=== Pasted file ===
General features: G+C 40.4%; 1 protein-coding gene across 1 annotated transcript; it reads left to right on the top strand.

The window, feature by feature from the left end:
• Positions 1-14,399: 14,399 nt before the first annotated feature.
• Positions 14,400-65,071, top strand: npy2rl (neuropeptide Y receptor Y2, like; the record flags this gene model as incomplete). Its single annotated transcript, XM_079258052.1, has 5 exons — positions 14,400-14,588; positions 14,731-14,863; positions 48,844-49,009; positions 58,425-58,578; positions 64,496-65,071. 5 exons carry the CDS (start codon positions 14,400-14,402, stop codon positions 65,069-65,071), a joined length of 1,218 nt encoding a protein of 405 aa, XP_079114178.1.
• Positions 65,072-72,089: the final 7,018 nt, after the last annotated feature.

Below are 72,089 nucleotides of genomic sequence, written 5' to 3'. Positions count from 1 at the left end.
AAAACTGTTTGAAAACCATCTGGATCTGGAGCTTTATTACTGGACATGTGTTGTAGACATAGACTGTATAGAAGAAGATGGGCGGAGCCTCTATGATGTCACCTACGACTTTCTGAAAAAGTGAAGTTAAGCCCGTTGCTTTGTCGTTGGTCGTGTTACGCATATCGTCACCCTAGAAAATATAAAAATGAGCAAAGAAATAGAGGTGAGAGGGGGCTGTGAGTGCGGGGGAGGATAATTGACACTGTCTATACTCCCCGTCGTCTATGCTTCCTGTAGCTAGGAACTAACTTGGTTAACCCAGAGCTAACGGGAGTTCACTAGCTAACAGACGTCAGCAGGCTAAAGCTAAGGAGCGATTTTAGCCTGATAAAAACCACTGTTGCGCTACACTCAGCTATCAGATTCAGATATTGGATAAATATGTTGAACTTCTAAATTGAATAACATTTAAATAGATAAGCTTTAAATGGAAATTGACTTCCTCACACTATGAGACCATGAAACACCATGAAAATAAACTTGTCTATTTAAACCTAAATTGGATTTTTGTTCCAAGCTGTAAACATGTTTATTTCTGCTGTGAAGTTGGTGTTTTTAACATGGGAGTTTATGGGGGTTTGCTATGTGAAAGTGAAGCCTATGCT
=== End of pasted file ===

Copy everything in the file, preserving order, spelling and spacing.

General features: G+C 40.4%; 1 protein-coding gene across 1 annotated transcript; it reads left to right on the top strand.

The window, feature by feature from the left end:
• Positions 1-14,399: 14,399 nt before the first annotated feature.
• Positions 14,400-65,071, top strand: npy2rl (neuropeptide Y receptor Y2, like; the record flags this gene model as incomplete). Its single annotated transcript, XM_079258052.1, has 5 exons — positions 14,400-14,588; positions 14,731-14,863; positions 48,844-49,009; positions 58,425-58,578; positions 64,496-65,071. 5 exons carry the CDS (start codon positions 14,400-14,402, stop codon positions 65,069-65,071), a joined length of 1,218 nt encoding a protein of 405 aa, XP_079114178.1.
• Positions 65,072-72,089: the final 7,018 nt, after the last annotated feature.

Below are 72,089 nucleotides of genomic sequence, written 5' to 3'. Positions count from 1 at the left end.
AAAACTGTTTGAAAACCATCTGGATCTGGAGCTTTATTACTGGACATGTGTTGTAGACATAGACTGTATAGAAGAAGATGGGCGGAGCCTCTATGATGTCACCTACGACTTTCTGAAAAAGTGAAGTTAAGCCCGTTGCTTTGTCGTTGGTCGTGTTACGCATATCGTCACCCTAGAAAATATAAAAATGAGCAAAGAAATAGAGGTGAGAGGGGGCTGTGAGTGCGGGGGAGGATAATTGACACTGTCTATACTCCCCGTCGTCTATGCTTCCTGTAGCTAGGAACTAACTTGGTTAACCCAGAGCTAACGGGAGTTCACTAGCTAACAGACGTCAGCAGGCTAAAGCTAAGGAGCGATTTTAGCCTGATAAAAACCACTGTTGCGCTACACTCAGCTATCAGATTCAGATATTGGATAAATATGTTGAACTTCTAAATTGAATAACATTTAAATAGATAAGCTTTAAATGGAAATTGACTTCCTCACACTATGAGACCATGAAACACCATGAAAATAAACTTGTCTATTTAAACCTAAATTGGATTTTTGTTCCAAGCTGTAAACATGTTTATTTCTGCTGTGAAGTTGGTGTTTTTAACATGGGAGTTTATGGGGGTTTGCTATGTGAAAGTGAAGCCTATGCT